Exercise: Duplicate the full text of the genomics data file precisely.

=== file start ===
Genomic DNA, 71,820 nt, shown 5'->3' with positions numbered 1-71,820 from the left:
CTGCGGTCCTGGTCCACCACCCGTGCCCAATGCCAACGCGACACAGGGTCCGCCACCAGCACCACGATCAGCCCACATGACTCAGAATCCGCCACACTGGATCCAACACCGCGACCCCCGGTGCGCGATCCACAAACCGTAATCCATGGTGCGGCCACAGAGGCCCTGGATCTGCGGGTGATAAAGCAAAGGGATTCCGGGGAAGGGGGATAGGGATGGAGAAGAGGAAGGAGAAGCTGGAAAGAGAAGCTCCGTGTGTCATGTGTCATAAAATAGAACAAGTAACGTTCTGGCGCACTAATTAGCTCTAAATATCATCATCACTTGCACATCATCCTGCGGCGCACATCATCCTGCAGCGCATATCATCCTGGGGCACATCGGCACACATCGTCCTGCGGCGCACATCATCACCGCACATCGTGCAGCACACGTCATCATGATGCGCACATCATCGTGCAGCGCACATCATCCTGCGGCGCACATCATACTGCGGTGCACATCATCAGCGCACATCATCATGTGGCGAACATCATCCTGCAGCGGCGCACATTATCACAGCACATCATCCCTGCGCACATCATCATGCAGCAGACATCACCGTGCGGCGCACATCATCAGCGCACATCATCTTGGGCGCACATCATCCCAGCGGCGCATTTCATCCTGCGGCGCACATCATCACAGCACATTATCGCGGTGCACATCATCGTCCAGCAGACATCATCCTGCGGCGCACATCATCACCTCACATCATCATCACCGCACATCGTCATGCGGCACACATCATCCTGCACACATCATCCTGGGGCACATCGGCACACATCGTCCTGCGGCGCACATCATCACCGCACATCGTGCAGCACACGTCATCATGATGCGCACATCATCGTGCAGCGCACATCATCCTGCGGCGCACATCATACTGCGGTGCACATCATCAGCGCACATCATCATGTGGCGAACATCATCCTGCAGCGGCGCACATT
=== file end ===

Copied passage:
Genomic DNA, 71,820 nt, shown 5'->3' with positions numbered 1-71,820 from the left:
CTGCGGTCCTGGTCCACCACCCGTGCCCAATGCCAACGCGACACAGGGTCCGCCACCAGCACCACGATCAGCCCACATGACTCAGAATCCGCCACACTGGATCCAACACCGCGACCCCCGGTGCGCGATCCACAAACCGTAATCCATGGTGCGGCCACAGAGGCCCTGGATCTGCGGGTGATAAAGCAAAGGGATTCCGGGGAAGGGGGATAGGGATGGAGAAGAGGAAGGAGAAGCTGGAAAGAGAAGCTCCGTGTGTCATGTGTCATAAAATAGAACAAGTAACGTTCTGGCGCACTAATTAGCTCTAAATATCATCATCACTTGCACATCATCCTGCGGCGCACATCATCCTGCAGCGCATATCATCCTGGGGCACATCGGCACACATCGTCCTGCGGCGCACATCATCACCGCACATCGTGCAGCACACGTCATCATGATGCGCACATCATCGTGCAGCGCACATCATCCTGCGGCGCACATCATACTGCGGTGCACATCATCAGCGCACATCATCATGTGGCGAACATCATCCTGCAGCGGCGCACATTATCACAGCACATCATCCCTGCGCACATCATCATGCAGCAGACATCACCGTGCGGCGCACATCATCAGCGCACATCATCTTGGGCGCACATCATCCCAGCGGCGCATTTCATCCTGCGGCGCACATCATCACAGCACATTATCGCGGTGCACATCATCGTCCAGCAGACATCATCCTGCGGCGCACATCATCACCTCACATCATCATCACCGCACATCGTCATGCGGCACACATCATCCTGCACACATCATCCTGGGGCACATCGGCACACATCGTCCTGCGGCGCACATCATCACCGCACATCGTGCAGCACACGTCATCATGATGCGCACATCATCGTGCAGCGCACATCATCCTGCGGCGCACATCATACTGCGGTGCACATCATCAGCGCACATCATCATGTGGCGAACATCATCCTGCAGCGGCGCACATT